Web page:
9. pollyanna, 18 October, 2010

    AHHHH the magic of cyber space….lol.

  10. Sue F, 19 October, 2010

    Hi Monica,

    Some things to think about…

    * Would you want such a business to be full time and a main source of income, or just something part time for a bit of extra cash?

    * Would it be the primary focus of the business, or just one aspect of it (e.g. memorial beads and jewellery forming just one “line” in a handmade artisan jewellery business)?

    * And would you just be targeting customers from your small town, or would you be drawing them from a broader area (e.g. a nearby large city, anywhere in the country via mail, etc.)?

    If you were targeting just your town, logistics would be simpler: the flowers (etc.) could possibly delivered fresh(ish) so that you could dry them in whatever way would give the best final result, rather than having your product dependent on how somebody else did that part of the process. It would probably also be easier to communicate about how the final products would look. But I really don’t know that there would be enough demand to base a business in its entirety around just this theme. Consider the population of the town; the proportion of that population likely to be interested in this kind of idea at all; the number of potential events that this could apply to, and the number of times the interested population proportion would want to get the same kind of thing in memory of one of those events.

    For instance, some of the possible events such as births, christenings, weddings and funerals are naturally quite limited in number. And with potential recurring events such as anniversaries, would a customer want a piece of jewllery from every anniversary bouquet? For some people it might be nice to get one memento bead per anniversary to add to an evolving piece of jewellery, but would doing that be cost-effective for the customer? And personally, if I were doing that I’d prefer a different kind of bead each year to reflect some memorable aspect of it — a silver bead from a trip to Asia, a bone or clay bead from a holiday in Africa, a drilled pebble from a romantic walk along a beach, etc. — rather than the same kind of thing each time.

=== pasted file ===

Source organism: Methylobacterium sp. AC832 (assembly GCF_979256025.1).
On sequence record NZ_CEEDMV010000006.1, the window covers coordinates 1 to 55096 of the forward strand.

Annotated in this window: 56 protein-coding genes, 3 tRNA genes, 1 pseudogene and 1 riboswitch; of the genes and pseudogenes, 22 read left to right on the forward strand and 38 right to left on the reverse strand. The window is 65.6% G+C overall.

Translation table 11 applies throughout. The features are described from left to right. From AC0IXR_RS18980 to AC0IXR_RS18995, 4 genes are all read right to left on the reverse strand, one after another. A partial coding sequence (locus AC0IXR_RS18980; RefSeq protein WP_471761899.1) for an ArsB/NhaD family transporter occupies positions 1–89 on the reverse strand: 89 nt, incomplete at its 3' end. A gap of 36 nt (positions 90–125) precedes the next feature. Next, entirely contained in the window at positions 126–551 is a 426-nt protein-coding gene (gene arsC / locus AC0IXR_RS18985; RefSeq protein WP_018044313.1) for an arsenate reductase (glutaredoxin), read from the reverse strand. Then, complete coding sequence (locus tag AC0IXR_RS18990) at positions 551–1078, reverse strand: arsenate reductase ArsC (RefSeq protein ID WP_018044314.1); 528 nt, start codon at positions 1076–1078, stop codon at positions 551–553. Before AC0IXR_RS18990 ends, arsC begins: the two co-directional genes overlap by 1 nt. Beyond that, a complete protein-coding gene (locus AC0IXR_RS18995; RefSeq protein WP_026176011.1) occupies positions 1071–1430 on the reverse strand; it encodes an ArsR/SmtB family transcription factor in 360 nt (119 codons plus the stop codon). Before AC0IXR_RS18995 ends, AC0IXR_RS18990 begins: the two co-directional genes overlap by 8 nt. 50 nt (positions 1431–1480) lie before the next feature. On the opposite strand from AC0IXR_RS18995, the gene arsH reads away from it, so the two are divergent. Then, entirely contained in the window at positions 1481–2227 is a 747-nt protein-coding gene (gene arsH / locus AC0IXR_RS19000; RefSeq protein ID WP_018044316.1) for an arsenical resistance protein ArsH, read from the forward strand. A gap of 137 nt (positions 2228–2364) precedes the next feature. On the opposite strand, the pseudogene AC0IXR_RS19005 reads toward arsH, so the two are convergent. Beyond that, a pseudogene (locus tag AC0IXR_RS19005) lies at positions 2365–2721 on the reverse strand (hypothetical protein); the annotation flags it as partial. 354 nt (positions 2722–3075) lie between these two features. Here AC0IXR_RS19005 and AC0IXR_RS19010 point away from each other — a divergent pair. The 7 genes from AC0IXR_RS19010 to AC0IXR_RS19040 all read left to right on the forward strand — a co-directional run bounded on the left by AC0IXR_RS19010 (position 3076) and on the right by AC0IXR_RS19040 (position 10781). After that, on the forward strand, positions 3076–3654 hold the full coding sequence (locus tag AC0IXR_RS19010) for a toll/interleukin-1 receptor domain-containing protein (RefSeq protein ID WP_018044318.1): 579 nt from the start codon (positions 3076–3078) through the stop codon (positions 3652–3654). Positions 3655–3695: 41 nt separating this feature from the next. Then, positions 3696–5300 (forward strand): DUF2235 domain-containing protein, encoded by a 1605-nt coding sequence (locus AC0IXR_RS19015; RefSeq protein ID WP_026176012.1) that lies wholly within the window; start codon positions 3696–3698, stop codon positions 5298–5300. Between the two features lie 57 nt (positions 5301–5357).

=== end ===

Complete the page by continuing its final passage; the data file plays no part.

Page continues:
On the other hand, there would be more demand if you were planning on drawing customers from a wider area, but things like the responsibility for drying the flowers properly before sending them to you would rest with the customer.

    If memorial jewellery is to be just part of a larger jewellery business, is it a good complement to the rest of that business? Are there other businesses that you’d need to compete with in that area? And is interest in these more sentimental ideas increasing, decreasing, static, or cyclical?

    I hope all of that doesn’t sound too discouraging. I rather like the memorial jewellery idea myself, for a few very specific situations. But I do think it needs some proper analysis before, as you say, investing anything financial or emotional in it.

    Good luck with whatever you decide to do! :)

    Sue F

  11. Tanya L, 19 October, 2010

    This is another awesome technique, Cindy, and once again my mind is whirling with all the possibilities. This is what’s so great with your teachings – we’re never limited to one finished product – we’re only limited to what our own minds can conceive! Thanks, once again, for another amazing tute!!

  12. aims, 22 October, 2010

    @Monica –

    Your idea is very interesting. I just wanted to tell you about my brother who is a potter.

    When our mother passed away – he took the cedar sprigs from the flowers and pressed them into a lovely box he made and then glazed it in Mom’s favourite colour. The box is lidded and about 6 inches by 4 inches by 4 inches.

    The box sits in his gallery in a NOT FOR SALE display area.

    I cannot tell you how many people go directly to that box and want to buy it. I tell them all the story about it and people are really interested in it.

    My brother has made a number of urns for people and for animals too. He always includes something that is very sentimental for the people in what he makes.

    Just a few different ideas for you.

Copyright © Polymer Clay Tutor Bead and Jewelry Making Tutorials